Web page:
I am an American!
Anchoress brought up a subject that I have touched on before – American Culture. I talk about American culture fairly often, a trait begun by a chance encounter in 1985. A friend of a friend invited me to dinner with a small group. This was a pleasant gesture, since they were all mid-20’s grad students and I was an 18 year-old soldier. We had a nice afternoon of seafood with more people joining the circle as the evening went on, including the boyfriend of the girl who had invited me, a Frenchman in his mid-30’s who taught at the college the others attended. It was only a few minutes after he arrived that I heard his reply to a statement I had not heard,
“Of course, there is no such thing as American culture, let alone cuisine.”
This elicited a chorus of nods and muttered agreement from the students – and my ire. I immediately interrupted,
“What about baseball and football?” I asked.
“You cannot win cricket or soccer, so you play easier games.”
“Baked beans, scrapple, corn bread, and hush puppies are certainly American!” I argued.
“And no civilized person can eat any of them.”
“OK, you made me do it – jazz!” I said.
He shut up. I had met this man before, but that time he had been complaining about
Since then, I have been a proponent of the simple fact that
So the various regional identities of America (Northeast, Mid-West, South, California) are tied together with movies and TV; and this obviously viable culture (witness the popularity of not just our films but our TV overseas) means that non-Americans find it rich and valuable, too.
Our music is also a world-wide constant, with everything from jazz, rock, and rap being the obvious choices. But American music like Gospel, the Blues, Country, and even various forms of Folk music are widely heard and often wildly popular overseas. I’ve heard Australian Country (pretty good) and South African Country (also pretty good), French Rap (didn’t care for it) and Hebrew Rap (not too bad), and who can forget the Red Elvises?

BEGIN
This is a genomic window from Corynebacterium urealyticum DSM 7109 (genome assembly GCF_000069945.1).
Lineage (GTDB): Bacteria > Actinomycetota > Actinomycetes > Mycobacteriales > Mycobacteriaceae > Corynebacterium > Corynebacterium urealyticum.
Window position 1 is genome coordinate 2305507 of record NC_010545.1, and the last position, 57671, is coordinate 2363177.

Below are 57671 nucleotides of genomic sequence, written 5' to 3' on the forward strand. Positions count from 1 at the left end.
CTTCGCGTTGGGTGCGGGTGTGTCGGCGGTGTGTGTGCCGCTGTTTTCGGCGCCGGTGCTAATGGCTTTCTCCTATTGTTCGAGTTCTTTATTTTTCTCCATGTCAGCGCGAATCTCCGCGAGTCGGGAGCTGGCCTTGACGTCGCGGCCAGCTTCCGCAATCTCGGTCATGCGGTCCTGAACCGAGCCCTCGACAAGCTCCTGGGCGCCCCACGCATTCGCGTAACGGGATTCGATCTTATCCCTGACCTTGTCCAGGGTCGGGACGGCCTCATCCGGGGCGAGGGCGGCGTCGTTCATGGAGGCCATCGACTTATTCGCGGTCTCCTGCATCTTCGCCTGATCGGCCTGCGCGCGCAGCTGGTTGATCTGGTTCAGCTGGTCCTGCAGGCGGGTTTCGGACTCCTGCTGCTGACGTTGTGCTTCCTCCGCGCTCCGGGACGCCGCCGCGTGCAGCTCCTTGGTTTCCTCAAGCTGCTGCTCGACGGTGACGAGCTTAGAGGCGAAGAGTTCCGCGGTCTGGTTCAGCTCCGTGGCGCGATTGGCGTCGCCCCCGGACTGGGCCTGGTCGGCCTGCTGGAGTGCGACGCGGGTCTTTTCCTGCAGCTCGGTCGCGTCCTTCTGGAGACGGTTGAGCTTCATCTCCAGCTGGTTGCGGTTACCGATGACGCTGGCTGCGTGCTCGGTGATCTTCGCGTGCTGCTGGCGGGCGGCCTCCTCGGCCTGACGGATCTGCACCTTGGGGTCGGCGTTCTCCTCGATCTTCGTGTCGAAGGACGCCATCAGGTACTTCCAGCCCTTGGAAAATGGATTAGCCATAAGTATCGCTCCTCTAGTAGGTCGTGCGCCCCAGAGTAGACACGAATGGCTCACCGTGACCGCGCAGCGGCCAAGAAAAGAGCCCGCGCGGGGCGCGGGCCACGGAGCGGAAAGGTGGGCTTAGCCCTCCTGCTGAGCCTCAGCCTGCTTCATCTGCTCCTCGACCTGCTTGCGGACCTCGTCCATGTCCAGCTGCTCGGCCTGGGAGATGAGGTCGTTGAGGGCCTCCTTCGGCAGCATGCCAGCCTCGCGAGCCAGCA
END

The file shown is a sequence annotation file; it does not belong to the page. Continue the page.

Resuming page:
Popular fashion is also often dominated by American trends, especially on the street. American clothes, especially American trademarks, are immensely popular everywhere, and the American ‘urban style’ is widely copied in
Of course, American cuisine is rich, varied, subtle – and ignored outside
I will do no more than mention (and link) the world’s favorite soft-drink, Coca-Cola.
So American television, movies, music, clothing, and food are everywhere, found in virtually every nation on Earth, popular in the majority of them, and dominating in many, especially in Western and Asian nations. So it seems that not only does
There are some who call the spread of English language hegemony and liken it to the loss of identity of people who adopt it, regardless of their reasons. The French are well-known (well, to me and other wonks like me, at least) for trying to strictly limit the use of English in an attempt to stop the spread of the language. Despite their sometimes-extreme opposition to English, the language continues to spread.
So far from having no culture,
“Which is your favorite, Coke or Pepsi? Hot dogs or hamburgers?” Rock or rap? Star Wars or Star Trek?”
I’m sure you can think of your own.